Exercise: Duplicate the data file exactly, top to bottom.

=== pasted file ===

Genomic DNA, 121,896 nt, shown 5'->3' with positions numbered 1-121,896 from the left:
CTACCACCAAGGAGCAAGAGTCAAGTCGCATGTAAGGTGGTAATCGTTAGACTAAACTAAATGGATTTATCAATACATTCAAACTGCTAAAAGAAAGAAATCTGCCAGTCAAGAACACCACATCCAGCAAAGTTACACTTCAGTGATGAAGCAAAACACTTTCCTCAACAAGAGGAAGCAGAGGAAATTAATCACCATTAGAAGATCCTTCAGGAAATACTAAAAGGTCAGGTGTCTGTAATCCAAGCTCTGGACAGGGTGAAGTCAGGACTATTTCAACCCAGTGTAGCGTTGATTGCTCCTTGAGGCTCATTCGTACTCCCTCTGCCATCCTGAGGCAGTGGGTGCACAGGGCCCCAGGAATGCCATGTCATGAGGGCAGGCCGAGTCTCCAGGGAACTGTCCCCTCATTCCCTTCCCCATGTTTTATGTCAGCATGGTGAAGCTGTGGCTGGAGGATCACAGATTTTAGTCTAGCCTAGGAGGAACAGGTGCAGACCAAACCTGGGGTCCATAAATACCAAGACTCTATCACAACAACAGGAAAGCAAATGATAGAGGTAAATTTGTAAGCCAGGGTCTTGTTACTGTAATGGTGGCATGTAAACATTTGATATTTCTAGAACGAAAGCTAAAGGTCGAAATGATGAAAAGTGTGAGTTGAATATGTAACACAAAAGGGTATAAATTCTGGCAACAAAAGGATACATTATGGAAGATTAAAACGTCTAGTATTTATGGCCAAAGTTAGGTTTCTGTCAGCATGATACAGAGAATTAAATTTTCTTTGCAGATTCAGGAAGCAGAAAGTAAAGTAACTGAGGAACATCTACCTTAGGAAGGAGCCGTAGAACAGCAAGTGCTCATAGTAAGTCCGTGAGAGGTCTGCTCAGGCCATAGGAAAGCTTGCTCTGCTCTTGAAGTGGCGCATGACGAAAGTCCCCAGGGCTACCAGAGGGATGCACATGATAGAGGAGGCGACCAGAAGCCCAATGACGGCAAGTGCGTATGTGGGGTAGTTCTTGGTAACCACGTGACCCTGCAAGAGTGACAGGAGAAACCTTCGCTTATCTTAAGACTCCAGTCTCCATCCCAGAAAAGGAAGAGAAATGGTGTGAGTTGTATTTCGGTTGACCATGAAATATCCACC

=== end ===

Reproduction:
Genomic DNA, 121,896 nt, shown 5'->3' with positions numbered 1-121,896 from the left:
CTACCACCAAGGAGCAAGAGTCAAGTCGCATGTAAGGTGGTAATCGTTAGACTAAACTAAATGGATTTATCAATACATTCAAACTGCTAAAAGAAAGAAATCTGCCAGTCAAGAACACCACATCCAGCAAAGTTACACTTCAGTGATGAAGCAAAACACTTTCCTCAACAAGAGGAAGCAGAGGAAATTAATCACCATTAGAAGATCCTTCAGGAAATACTAAAAGGTCAGGTGTCTGTAATCCAAGCTCTGGACAGGGTGAAGTCAGGACTATTTCAACCCAGTGTAGCGTTGATTGCTCCTTGAGGCTCATTCGTACTCCCTCTGCCATCCTGAGGCAGTGGGTGCACAGGGCCCCAGGAATGCCATGTCATGAGGGCAGGCCGAGTCTCCAGGGAACTGTCCCCTCATTCCCTTCCCCATGTTTTATGTCAGCATGGTGAAGCTGTGGCTGGAGGATCACAGATTTTAGTCTAGCCTAGGAGGAACAGGTGCAGACCAAACCTGGGGTCCATAAATACCAAGACTCTATCACAACAACAGGAAAGCAAATGATAGAGGTAAATTTGTAAGCCAGGGTCTTGTTACTGTAATGGTGGCATGTAAACATTTGATATTTCTAGAACGAAAGCTAAAGGTCGAAATGATGAAAAGTGTGAGTTGAATATGTAACACAAAAGGGTATAAATTCTGGCAACAAAAGGATACATTATGGAAGATTAAAACGTCTAGTATTTATGGCCAAAGTTAGGTTTCTGTCAGCATGATACAGAGAATTAAATTTTCTTTGCAGATTCAGGAAGCAGAAAGTAAAGTAACTGAGGAACATCTACCTTAGGAAGGAGCCGTAGAACAGCAAGTGCTCATAGTAAGTCCGTGAGAGGTCTGCTCAGGCCATAGGAAAGCTTGCTCTGCTCTTGAAGTGGCGCATGACGAAAGTCCCCAGGGCTACCAGAGGGATGCACATGATAGAGGAGGCGACCAGAAGCCCAATGACGGCAAGTGCGTATGTGGGGTAGTTCTTGGTAACCACGTGACCCTGCAAGAGTGACAGGAGAAACCTTCGCTTATCTTAAGACTCCAGTCTCCATCCCAGAAAAGGAAGAGAAATGGTGTGAGTTGTATTTCGGTTGACCATGAAATATCCACC